Splicing alterations are common in diseases such as cancer, where mutations in splicing factor genes are frequently responsible for aberrant splicing. Here we present an alternative mechanism for splicing regulation in T-cell acute lymphoblastic leukemia (T-ALL) that involves posttranslational stabilization of the splicing machinery via deubiquitination. We demonstrate there are extensive exon skipping changes in disease, affecting proteasomal subunits, cell-cycle regulators, and the RNA machinery. We present that the serine/arginine-rich splicing factors (SRSF), controlling exon skipping, are critical for leukemia cell survival. The ubiquitin-specific peptidase 7 (USP7) regulates SRSF6 protein levels via active deubiquitination, and USP7 inhibition alters the exon skipping pattern and blocks T-ALL growth. The splicing inhibitor H3B-8800 affects splicing of proteasomal transcripts and proteasome activity and acts synergistically with proteasome inhibitors in inhibiting T-ALL growth. Our study provides the proof-of-principle for regulation of splicing factors via deubiquitination and suggests new therapeutic modalities in T-ALL. SIGNIFICANCE: Our study provides a new proof-of-principle for posttranslational regulation of splicing factors independently of mutations in aggressive T-cell leukemia. It further suggests a new drug combination of splicing and proteasomal inhibitors, a concept that might apply to other diseases with or without mutations affecting the splicing machinery.This article is highlighted in the In This Issue feature, p. 1241.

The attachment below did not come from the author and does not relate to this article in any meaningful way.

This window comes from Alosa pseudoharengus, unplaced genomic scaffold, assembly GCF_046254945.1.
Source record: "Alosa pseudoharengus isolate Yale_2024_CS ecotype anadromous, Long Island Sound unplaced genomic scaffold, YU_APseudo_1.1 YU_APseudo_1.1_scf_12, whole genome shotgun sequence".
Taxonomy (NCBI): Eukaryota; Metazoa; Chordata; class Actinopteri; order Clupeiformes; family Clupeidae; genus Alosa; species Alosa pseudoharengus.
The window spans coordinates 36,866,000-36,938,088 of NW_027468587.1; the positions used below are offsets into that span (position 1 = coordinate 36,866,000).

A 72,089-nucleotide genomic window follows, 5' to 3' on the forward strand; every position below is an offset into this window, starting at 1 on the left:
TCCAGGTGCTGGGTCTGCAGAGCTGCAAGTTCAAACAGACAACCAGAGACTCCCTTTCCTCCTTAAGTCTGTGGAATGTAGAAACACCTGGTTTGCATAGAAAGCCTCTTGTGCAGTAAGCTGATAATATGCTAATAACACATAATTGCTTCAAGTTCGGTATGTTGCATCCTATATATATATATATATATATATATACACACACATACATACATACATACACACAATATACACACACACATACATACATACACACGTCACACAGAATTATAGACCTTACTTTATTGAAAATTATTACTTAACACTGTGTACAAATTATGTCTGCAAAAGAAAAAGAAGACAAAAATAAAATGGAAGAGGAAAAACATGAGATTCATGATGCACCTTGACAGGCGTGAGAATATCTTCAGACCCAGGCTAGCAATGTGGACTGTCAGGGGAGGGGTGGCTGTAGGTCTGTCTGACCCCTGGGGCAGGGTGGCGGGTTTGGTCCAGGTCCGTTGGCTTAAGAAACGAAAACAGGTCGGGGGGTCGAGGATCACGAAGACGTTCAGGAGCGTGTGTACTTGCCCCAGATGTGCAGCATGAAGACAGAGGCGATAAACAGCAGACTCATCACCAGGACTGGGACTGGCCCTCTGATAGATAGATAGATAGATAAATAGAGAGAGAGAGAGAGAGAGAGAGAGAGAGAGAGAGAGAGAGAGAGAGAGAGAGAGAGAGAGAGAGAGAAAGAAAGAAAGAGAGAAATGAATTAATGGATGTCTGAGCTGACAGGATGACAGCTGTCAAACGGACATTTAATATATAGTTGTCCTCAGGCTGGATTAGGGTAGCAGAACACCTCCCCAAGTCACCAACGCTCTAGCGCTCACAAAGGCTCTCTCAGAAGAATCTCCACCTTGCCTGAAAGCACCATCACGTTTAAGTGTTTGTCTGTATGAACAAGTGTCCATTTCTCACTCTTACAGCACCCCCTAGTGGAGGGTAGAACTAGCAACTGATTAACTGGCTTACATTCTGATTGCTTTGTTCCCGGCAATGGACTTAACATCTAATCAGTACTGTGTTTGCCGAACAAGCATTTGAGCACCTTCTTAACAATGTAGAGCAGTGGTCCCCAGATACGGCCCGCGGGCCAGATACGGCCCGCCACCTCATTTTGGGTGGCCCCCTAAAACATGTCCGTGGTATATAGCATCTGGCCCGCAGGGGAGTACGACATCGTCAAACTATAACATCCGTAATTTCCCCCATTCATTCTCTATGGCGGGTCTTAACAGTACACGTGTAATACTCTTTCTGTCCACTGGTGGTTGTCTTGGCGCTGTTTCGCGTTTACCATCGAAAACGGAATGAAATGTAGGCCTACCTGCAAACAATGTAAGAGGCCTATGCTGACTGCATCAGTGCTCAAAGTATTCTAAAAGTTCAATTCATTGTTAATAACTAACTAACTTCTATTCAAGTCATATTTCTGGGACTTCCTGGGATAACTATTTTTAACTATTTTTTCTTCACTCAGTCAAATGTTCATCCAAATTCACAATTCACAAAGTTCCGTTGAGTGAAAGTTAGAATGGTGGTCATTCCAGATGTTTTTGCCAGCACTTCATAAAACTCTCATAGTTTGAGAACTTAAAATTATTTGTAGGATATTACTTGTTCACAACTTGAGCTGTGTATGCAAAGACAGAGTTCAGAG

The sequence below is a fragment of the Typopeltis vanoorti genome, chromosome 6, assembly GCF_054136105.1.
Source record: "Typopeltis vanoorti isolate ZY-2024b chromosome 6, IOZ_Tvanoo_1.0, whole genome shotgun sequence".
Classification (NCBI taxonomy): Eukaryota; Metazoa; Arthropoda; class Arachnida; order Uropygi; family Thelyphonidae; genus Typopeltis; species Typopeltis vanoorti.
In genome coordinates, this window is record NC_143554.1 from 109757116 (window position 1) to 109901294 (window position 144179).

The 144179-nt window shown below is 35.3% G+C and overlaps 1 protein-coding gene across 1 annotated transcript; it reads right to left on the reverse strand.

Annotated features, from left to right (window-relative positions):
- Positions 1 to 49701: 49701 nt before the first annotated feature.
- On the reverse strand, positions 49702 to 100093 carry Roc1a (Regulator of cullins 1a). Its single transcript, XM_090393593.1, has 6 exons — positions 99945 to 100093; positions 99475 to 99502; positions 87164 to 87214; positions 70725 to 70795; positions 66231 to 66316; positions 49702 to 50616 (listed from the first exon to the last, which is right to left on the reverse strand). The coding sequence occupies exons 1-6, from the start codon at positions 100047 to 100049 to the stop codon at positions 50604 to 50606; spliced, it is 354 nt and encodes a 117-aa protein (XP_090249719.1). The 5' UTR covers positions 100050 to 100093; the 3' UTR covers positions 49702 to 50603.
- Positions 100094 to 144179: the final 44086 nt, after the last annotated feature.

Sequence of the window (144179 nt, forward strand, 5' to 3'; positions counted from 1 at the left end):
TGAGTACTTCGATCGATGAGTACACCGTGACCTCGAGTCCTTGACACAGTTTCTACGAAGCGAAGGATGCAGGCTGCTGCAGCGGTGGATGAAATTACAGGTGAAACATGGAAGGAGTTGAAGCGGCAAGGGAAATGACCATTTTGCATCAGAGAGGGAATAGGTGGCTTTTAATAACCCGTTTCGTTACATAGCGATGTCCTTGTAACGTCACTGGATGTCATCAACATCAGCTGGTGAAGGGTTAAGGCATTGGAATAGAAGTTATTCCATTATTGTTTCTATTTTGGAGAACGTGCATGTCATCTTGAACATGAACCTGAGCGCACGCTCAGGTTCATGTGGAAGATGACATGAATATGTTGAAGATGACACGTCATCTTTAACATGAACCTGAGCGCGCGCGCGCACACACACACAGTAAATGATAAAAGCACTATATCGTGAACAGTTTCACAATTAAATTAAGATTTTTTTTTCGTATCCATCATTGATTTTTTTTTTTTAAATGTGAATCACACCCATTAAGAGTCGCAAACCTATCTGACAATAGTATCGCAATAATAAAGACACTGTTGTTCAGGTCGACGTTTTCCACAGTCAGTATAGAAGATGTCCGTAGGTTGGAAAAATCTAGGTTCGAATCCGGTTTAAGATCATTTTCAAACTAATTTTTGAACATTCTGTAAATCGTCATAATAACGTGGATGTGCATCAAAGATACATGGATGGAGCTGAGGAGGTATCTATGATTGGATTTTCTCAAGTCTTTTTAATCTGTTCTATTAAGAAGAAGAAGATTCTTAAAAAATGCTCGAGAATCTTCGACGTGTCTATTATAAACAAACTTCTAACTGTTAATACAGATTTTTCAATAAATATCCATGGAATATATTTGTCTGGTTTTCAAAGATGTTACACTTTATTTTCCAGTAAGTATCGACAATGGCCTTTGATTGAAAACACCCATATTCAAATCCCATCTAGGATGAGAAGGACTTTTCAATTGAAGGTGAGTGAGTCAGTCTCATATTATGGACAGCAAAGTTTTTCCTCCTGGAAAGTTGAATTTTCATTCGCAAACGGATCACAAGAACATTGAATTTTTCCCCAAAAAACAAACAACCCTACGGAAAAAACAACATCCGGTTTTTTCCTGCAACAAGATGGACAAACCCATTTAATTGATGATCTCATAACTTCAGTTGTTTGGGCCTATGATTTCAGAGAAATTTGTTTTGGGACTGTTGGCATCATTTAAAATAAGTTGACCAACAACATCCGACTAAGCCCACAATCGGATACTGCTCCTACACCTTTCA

©2020 American Association for Cancer Research.